Jonelle Patrick is a graduate of Stanford University and the Sendagaya Japanese Language Institute, and also a member of the Mystery Writers of America, International Thriller Writers, and Sisters in Crime. She first moved to Tokyo in 2003, and now splits her time between San Francisco and Tokyo. Since then, she has authored four novels based in Japan, and continues to write about Japanese culture. In addition to the Only In Tokyo mystery series, she produces the monthly newsletter Japanagram, the Only In Japan blog, and the site The Tokyo Guide I Wish I’d Had. Patrick teaches at writing workshops, appears as a panelist at Thrillerfest, and has been the keynote speaker at the Arrow Rock Writing Workshop.
In this post, Jonelle Patrick discusses writing about a country she loves, the importance of both readers and editors, and much more!
Name: Jonelle Patrick
Literary agent: April Eberhardt at April Eberhardt Literary
Book title: The Last Tea Bowl Thief
Publisher: Seventh Street Books
Expected release date: October 20, 2020
Genre: Mystery fiction
Previous titles (if any) by the author: Nightshade, Fallen Angel, Idolmaker, Painted Doll
Elevator pitch for the book: The Last Tea Bowl Thief is the story of a tea bowl that passes from one fortune-seeker to the next for three hundred years, changing the lives of all who possess it. It’s also the story of two women—one American, one Japanese—whose futures depend on finding it, but they soon discover that neither can get their hands on it without the other’s help, and unless they find common ground, both will lose what’s most dear to them.
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What prompted you to write this book?
The truth is, I love Japan, even the irritating bits. Especially the irritating bits. That’s what makes me stop in my tracks and wonder, “Why the heckin’ heck do they do that?” I’d been writing police procedurals set in Japan for years, but lately, I’ve been thinking that there might be a lot of readers like me out there who don’t find murder particularly restful (especially in these troubled times), but also crave something a little edgier than bookshops and cats. I wrote The Last Tea Bowl Thief to deliver a mystery that was utterly compelling but without violence.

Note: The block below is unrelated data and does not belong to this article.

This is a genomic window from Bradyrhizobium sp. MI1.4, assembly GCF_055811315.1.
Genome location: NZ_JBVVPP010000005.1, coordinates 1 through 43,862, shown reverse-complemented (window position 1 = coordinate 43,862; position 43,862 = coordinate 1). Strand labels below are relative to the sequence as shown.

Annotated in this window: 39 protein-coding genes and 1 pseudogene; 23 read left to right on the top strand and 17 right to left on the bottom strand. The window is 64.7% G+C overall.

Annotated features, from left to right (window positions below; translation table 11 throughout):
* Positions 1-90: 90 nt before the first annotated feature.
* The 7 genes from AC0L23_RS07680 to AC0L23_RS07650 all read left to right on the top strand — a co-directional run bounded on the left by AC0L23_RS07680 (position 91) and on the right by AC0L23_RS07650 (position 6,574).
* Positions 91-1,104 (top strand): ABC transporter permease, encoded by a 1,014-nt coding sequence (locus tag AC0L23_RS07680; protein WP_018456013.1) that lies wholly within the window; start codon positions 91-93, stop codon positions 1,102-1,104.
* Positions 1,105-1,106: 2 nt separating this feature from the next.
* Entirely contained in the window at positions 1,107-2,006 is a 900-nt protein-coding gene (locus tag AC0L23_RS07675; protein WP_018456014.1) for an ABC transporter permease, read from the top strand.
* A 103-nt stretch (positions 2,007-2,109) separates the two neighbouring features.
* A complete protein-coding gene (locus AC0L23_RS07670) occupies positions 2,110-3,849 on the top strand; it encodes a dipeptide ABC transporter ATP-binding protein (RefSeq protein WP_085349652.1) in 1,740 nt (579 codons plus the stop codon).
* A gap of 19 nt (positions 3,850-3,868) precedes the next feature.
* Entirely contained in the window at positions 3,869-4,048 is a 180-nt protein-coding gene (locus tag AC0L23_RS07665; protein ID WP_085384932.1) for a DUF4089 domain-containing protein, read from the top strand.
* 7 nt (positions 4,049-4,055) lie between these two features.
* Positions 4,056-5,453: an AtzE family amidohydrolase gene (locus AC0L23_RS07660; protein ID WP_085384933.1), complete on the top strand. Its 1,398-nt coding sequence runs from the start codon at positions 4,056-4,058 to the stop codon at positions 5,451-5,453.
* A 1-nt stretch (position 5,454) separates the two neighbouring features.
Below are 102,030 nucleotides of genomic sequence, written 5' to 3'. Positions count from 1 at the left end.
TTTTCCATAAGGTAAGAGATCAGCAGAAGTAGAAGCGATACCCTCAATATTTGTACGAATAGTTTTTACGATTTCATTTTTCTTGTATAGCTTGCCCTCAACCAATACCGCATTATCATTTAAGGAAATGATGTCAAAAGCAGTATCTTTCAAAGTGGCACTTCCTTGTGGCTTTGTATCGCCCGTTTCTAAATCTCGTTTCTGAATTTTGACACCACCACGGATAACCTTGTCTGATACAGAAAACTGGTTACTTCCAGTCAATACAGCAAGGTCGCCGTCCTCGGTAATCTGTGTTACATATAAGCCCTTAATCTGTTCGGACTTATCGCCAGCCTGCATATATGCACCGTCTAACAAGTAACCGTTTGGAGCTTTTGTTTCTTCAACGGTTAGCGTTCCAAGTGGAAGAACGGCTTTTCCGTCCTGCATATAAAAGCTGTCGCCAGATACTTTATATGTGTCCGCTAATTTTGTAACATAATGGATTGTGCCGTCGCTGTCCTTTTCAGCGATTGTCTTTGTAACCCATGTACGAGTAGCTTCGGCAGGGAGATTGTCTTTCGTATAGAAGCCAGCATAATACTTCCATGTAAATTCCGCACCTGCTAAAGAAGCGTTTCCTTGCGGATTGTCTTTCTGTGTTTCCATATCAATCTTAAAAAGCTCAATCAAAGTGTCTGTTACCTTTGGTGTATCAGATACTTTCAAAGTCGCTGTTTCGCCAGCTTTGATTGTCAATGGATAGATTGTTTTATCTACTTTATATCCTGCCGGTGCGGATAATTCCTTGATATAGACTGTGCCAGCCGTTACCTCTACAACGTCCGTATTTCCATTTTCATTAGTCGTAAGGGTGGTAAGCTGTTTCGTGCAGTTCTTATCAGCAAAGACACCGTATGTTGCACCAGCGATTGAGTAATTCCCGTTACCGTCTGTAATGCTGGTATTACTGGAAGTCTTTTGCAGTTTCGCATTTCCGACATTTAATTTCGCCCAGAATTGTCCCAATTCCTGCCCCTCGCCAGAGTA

How long did it take to go from idea to publication?
I started outlining a book about a missing tea bowl long before I even had an agent, but it didn’t become The Last Tea Bowl Thief until ten years and four other books later. And the idea did change in big ways during the process! It started out being a clever tale about how a piece of art changes people’s lives—not always in ways they expect—but ended up being a much more intimate tale of two women who are adversaries but come to realize that they’ll both fail if they don’t find a way to work together.
Were there any surprises or learning moments in the publishing process for this title?
It was a surprise to get that call from my agent and hear which publishers were interested in The Last Tea Bowl Thief—they were quite different from my murder mysteries! I hadn’t worked with a house like Seventh Street Books before, but learning what it’s like to be with a publisher that puts out fewer books than the big boys, but does them with such care, has been a delightful eye-opener.
Were there any surprises in the writing process for this book?
Ha, one of the main characters started out as a minor character—she appeared, dutifully moved the plot forward a notch, then poof! Gone. But my manuscript readers (may their names be ever blessed) all lamented that she only had a bit part, so I rethought her role and retooled the story so she could share center stage.
What do you hope readers will get out of your book?
When I read books like The Last Tea Bowl Thief, I hope they’ll whisk me away to another time and place so completely that I forget to eat. By the time I finish, I want to feel like I’ve really lived in that world. I hope that The Last Tea Bowl Thief takes readers to a Japan they didn’t know existed, but can’t wait to spend more time in.
If you could share one piece of advice with other authors, what would it be?
That’s easy: Great writers don’t exist without great editors. You can sit in your writing cave spinning the world’s most brilliant prose, polishing and revising and wordsmithing until no word is left unturned, but if you don’t take a deep breath and listen to those who tell you what’s wrong with it (and there’s bound to be plenty), it’ll never be as good as it can be. Really listening to what readers don’t like about your beloved story is one of the hardest things a writer has to do, but it’s always worth it. Often spectacularly worth it.